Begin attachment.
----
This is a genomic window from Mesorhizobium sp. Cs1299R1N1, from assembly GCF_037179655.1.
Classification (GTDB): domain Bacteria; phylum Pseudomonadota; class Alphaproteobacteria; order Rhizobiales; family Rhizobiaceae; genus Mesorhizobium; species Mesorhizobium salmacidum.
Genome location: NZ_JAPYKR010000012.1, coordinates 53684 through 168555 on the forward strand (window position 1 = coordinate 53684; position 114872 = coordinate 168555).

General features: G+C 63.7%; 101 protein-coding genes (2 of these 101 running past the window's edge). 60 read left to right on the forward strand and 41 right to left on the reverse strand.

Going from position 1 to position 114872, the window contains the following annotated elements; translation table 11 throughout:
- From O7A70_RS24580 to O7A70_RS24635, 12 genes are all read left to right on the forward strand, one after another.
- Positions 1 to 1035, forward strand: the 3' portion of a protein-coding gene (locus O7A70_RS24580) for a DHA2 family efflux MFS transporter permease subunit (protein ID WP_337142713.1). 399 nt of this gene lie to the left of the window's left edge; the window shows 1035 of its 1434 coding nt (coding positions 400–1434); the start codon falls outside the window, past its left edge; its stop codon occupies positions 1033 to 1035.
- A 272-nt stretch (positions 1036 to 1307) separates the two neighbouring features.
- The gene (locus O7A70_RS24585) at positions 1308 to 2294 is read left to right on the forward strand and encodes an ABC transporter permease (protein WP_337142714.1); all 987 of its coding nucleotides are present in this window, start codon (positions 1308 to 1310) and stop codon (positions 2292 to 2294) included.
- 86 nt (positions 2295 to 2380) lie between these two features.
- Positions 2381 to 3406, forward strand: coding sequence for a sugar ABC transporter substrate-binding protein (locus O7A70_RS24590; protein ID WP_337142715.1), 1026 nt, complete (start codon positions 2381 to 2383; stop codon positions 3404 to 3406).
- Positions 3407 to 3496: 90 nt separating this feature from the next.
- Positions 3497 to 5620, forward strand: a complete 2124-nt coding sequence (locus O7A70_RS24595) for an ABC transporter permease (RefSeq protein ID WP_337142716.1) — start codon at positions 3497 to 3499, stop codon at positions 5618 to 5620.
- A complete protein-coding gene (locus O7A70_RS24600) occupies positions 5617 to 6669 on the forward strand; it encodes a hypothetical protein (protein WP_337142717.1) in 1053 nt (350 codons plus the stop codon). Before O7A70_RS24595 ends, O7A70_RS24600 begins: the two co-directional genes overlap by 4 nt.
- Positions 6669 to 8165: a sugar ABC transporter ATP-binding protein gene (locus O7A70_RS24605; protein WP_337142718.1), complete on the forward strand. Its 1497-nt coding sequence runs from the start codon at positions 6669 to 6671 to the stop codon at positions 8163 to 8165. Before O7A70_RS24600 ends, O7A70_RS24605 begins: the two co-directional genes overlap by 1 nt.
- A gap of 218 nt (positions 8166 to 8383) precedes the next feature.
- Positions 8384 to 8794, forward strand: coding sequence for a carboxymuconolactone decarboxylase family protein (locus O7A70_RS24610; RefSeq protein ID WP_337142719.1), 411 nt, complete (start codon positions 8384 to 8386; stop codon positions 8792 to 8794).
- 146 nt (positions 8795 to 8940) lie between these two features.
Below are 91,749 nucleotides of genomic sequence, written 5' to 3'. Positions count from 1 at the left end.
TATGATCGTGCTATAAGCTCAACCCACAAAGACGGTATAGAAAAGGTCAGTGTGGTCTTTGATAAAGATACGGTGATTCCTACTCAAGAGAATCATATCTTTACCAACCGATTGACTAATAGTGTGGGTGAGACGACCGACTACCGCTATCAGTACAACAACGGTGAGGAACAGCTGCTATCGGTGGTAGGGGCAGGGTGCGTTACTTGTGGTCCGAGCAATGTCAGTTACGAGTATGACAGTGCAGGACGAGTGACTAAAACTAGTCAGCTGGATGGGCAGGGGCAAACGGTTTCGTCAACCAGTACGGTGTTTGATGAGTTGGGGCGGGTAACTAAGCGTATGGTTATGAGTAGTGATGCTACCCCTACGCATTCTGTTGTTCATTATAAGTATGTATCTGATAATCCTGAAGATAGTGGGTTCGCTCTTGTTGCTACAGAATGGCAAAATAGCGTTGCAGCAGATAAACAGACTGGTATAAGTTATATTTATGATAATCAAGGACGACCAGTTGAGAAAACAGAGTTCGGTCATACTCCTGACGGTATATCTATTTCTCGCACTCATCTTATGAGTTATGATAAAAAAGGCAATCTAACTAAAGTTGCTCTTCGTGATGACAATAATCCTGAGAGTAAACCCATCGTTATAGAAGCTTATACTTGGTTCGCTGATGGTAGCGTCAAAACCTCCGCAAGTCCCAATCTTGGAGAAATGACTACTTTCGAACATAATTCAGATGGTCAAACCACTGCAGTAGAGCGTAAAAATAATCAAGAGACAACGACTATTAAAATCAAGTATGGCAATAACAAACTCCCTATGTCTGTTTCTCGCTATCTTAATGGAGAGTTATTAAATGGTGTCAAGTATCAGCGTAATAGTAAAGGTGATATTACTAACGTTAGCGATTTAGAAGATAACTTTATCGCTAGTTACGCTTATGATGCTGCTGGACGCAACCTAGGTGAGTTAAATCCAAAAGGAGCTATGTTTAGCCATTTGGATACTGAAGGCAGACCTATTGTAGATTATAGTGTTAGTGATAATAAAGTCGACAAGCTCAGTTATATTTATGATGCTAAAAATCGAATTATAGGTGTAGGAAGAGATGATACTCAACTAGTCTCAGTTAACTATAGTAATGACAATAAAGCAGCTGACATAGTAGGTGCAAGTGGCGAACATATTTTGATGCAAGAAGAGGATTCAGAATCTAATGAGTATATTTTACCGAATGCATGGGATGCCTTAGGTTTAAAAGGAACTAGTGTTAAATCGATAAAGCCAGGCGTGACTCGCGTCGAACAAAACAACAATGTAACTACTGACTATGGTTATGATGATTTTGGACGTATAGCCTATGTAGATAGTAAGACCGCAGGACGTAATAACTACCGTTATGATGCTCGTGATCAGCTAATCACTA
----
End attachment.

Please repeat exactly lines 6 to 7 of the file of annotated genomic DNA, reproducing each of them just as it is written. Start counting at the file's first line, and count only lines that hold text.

- From O7A70_RS24580 to O7A70_RS24635, 12 genes are all read left to right on the forward strand, one after another.
- Positions 1 to 1035, forward strand: the 3' portion of a protein-coding gene (locus O7A70_RS24580) for a DHA2 family efflux MFS transporter permease subunit (protein ID WP_337142713.1). 399 nt of this gene lie to the left of the window's left edge; the window shows 1035 of its 1434 coding nt (coding positions 400–1434); the start codon falls outside the window, past its left edge; its stop codon occupies positions 1033 to 1035.